DID YOU READ

15 Things You May Not Have Known About Lock Up

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1. Gateway Prison Is Real… Kind of

“Gateway Prison” in the movie is actually Rahway State Prison in New Jersey. (These days, it goes by East Jersey State Prison.) The production team visited eight different maximum-security prisons around the U.S. before settling on Rahway. Besides Lock Up, the prison has appeared in The Hurricane, Malcolm X, He Got Game, Rounders, and Ocean’s Eleven.


2. The Extras Were Actual Inmates

The extras in the film were actual inmates at Rahway State Prison.


3. Being an Extra Came with Perks

Each morning, director John Flynn had the producers hand-select 200 of the prison’s 1900 inmates to work from 7:30 a.m to 5 p.m. each day. The production reportedly provided the lucky inmates with donuts and coffee each day—luxuries they weren’t normally allowed.


4. Director John Flynn Has Prison (Movie) History

Flynn made a career out directing gritty, no-nonsense dramas, including the 1991 Steven Seagal action flick Out For Justice. But perhaps his most praiseworthy film is one he never got credit for. Flynn served as an uncredited assistant director on another prison-escape drama, 1963’s The Great Escape, starring Steve McQueen, Richard Attenborough, Charles Bronson, and more.


5. The Guards Were Real, Too

Most of the guards in the film were actual guards of the prison as well.


6. And They Got Were Compensated

The guards received the standard SAG pay-rate for extras at $93 per day.


7. As Were the Prisoners, Although Not as Much

The prisoner extras received a minimum wage of $26 per day.


8. Stallone Has Been to a Lot of Fake Jails

Stallone knows his way around a prison set. Including Lock Up, he has starred in 10 movies where incarceration plays a key role, including Victory, First Blood, Rambo: First Blood Part II, Over the Top, Rambo III, Tango & Cash, Demolition Man, Judge Dredd, and Escape Plan.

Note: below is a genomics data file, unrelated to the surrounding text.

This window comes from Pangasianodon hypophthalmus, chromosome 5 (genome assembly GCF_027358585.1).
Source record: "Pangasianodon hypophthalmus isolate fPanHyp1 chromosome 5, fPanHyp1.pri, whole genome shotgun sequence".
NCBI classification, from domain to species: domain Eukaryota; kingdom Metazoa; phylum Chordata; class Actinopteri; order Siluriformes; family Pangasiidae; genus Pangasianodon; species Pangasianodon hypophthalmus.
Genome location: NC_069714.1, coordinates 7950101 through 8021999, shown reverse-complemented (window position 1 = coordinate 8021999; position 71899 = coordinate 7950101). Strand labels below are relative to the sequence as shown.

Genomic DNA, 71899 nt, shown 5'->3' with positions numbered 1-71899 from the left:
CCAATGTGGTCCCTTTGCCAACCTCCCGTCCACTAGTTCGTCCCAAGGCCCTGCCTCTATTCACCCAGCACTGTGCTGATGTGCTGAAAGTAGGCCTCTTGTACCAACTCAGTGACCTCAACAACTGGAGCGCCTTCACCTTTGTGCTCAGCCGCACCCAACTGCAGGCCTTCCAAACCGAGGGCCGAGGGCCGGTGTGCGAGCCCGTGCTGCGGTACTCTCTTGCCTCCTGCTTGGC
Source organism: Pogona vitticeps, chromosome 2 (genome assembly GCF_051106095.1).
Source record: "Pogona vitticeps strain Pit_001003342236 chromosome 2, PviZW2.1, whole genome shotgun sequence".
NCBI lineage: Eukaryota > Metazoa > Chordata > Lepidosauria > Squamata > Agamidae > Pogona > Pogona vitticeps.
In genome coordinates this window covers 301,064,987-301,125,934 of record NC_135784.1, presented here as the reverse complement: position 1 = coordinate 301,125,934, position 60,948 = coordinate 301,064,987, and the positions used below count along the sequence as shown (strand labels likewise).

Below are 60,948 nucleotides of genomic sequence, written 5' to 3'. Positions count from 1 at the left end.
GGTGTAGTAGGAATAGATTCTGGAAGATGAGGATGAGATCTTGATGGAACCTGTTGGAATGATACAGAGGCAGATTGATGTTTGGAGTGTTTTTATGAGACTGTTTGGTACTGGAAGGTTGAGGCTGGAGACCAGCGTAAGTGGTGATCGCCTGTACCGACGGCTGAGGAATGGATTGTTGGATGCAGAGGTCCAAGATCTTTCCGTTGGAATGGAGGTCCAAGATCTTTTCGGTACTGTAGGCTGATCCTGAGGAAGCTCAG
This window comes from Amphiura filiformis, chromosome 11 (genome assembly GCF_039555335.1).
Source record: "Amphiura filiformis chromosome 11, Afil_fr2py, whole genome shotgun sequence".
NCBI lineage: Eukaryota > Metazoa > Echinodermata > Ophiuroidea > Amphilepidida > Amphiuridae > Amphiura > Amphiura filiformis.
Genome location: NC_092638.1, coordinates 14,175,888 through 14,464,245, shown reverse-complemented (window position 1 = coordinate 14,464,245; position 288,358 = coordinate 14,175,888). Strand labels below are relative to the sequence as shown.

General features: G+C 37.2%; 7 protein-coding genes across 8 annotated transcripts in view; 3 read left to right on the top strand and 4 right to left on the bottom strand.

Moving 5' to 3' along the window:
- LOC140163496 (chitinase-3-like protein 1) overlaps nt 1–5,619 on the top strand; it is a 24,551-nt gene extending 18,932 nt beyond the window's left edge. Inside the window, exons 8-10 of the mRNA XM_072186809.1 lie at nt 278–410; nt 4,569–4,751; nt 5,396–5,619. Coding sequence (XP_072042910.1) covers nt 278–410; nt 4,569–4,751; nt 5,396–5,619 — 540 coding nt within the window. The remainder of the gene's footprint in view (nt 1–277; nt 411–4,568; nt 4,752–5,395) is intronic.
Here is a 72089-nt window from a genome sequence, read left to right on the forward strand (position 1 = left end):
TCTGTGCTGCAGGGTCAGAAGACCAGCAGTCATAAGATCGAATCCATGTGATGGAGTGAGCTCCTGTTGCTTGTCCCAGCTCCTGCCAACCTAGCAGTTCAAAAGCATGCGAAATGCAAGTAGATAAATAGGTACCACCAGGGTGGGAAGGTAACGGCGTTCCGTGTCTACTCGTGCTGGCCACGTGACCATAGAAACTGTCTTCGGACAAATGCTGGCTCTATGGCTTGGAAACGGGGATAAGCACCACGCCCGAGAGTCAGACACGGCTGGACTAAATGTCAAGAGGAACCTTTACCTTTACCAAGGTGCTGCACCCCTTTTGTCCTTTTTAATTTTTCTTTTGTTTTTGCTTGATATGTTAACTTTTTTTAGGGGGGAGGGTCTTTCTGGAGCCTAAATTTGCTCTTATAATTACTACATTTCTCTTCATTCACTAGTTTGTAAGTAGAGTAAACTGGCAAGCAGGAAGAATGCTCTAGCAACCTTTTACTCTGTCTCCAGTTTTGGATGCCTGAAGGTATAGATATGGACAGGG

9. Stallone Doesn’t Need to Stinking Body Doubles

There were no body doubles during the muddy football scene. Stallone himself was repeatedly tackled by real prison extras while shooting the scene.


10. Eclipse’s Touchdown Dance Was a Tribute to the Bengals

Cincinnati Bengals fans will recognize the dance that Eclipse (played by actor Frank McRae) does after scoring a touchdown in the football scene as the “Ickey Shuffle,” the touchdown celebration made famous by former Bengals fullback Ickey Woods.


11. Frank McRae Had NFL History

McRae was a solid choice for the football scene – he’d actually spent a short stint as an NFL defensive tackle, playing six games for the Chicago Bears during the 1967 season.


12. Danny Trejo Is in the Movie

Danny Trejo makes an appearance as one of the gang members led by the character Chink Weber (played by actor Sonny Landham).


13. “Maybelline” Is an Original 1965 Ford Mustang GT.

It was from the first year of the legendary car’s production.


14. Lock Up Is the First Starring film Role for Tom Sizemore

He plays fellow convict Dallas. The same year he appeared in a brief background part in director Kathryn Bigelow’s film Blue Steel.


15. Composer Bill Conti Also Scored Rocky

Most notably the much-imitated theme, “Gonna Fly Now.”

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Car Notes

Portlandia Keeps Road Rage In Park

Get a lesson in parking etiquette on a new Portlandia.

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It’s the most American form of cause and effect: Park like a monster, receive a passive-aggressive note.

car notes note

This unofficial rule of the road is critical to keeping the great big wheel of car-related Karma in balance. And naturally, Portlandia’s Kath and Dave have elevated it to an awkward, awkward art form in Car Notes, the Portlandia web series presented by Subaru.

If you’ve somehow missed the memo about Car Notes until now, you can catch up on every installment online, on the IFC app, and on demand. You can even have a little taste right here:

If your interest is piqued – great news for you! A special Car Notes sketch makes an appearance in the latest episode of Portlandia, and you can catch up on it now right here.

Watch all-new Portlandia Thursdays at 10P on IFC.

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Naked and Hungry

Two New Ways to Threeway

IFC's Comedy Crib gets sensual in time for Valentine's Day.